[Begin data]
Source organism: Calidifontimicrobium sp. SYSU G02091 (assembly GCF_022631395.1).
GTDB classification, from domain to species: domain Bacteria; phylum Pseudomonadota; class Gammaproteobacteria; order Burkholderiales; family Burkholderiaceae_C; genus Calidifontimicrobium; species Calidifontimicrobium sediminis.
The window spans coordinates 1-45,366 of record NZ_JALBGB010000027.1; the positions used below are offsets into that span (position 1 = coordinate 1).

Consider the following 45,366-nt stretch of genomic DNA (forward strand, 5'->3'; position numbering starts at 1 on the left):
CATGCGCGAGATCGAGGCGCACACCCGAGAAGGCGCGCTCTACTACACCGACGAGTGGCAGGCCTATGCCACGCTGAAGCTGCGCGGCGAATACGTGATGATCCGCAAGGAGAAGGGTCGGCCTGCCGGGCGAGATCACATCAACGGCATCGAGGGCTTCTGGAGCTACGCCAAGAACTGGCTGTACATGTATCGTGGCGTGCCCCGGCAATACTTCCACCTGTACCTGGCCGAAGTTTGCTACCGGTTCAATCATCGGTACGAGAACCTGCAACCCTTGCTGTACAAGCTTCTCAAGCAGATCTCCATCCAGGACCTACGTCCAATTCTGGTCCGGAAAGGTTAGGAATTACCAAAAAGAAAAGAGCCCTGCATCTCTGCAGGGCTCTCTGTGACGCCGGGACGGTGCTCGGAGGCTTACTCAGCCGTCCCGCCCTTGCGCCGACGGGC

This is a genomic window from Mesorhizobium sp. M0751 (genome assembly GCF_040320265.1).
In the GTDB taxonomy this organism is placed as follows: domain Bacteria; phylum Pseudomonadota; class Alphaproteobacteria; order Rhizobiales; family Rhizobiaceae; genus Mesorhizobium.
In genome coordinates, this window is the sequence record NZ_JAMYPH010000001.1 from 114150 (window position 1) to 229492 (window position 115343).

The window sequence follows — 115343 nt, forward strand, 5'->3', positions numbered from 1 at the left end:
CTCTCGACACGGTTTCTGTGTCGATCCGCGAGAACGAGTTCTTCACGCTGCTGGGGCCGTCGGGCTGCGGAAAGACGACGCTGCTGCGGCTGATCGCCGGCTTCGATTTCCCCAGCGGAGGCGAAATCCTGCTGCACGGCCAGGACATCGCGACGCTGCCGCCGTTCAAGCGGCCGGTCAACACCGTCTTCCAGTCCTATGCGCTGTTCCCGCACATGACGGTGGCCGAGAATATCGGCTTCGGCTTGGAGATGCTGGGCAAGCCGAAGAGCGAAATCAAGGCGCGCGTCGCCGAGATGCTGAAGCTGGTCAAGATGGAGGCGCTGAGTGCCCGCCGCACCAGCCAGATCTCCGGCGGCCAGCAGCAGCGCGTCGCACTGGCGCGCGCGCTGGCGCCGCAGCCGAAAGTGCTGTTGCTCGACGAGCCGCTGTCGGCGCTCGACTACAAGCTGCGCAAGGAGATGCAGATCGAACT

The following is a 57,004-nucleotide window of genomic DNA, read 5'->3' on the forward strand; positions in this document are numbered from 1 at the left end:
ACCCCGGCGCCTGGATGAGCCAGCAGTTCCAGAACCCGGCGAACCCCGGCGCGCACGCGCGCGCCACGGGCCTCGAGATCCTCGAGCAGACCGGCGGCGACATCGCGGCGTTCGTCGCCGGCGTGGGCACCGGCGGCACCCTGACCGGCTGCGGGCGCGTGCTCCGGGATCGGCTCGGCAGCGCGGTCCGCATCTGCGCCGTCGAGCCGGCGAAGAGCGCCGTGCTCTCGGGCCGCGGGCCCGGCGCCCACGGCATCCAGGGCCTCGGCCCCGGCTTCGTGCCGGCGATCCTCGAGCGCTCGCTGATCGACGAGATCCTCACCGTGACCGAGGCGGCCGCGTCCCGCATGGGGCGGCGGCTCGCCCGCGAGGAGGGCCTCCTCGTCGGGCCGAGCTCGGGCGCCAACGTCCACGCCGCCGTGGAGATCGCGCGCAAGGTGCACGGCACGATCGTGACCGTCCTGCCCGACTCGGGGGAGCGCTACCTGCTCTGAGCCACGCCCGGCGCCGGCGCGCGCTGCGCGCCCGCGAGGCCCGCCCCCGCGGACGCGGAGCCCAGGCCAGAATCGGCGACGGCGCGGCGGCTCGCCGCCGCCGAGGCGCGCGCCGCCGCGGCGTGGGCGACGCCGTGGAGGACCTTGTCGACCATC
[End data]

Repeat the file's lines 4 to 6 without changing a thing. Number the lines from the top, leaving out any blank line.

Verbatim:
Consider the following 45,366-nt stretch of genomic DNA (forward strand, 5'->3'; position numbering starts at 1 on the left):
CATGCGCGAGATCGAGGCGCACACCCGAGAAGGCGCGCTCTACTACACCGACGAGTGGCAGGCCTATGCCACGCTGAAGCTGCGCGGCGAATACGTGATGATCCGCAAGGAGAAGGGTCGGCCTGCCGGGCGAGATCACATCAACGGCATCGAGGGCTTCTGGAGCTACGCCAAGAACTGGCTGTACATGTATCGTGGCGTGCCCCGGCAATACTTCCACCTGTACCTGGCCGAAGTTTGCTACCGGTTCAATCATCGGTACGAGAACCTGCAACCCTTGCTGTACAAGCTTCTCAAGCAGATCTCCATCCAGGACCTACGTCCAATTCTGGTCCGGAAAGGTTAGGAATTACCAAAAAGAAAAGAGCCCTGCATCTCTGCAGGGCTCTCTGTGACGCCGGGACGGTGCTCGGAGGCTTACTCAGCCGTCCCGCCCTTGCGCCGACGGGC

This is a genomic window from Mesorhizobium sp. M0751 (genome assembly GCF_040320265.1).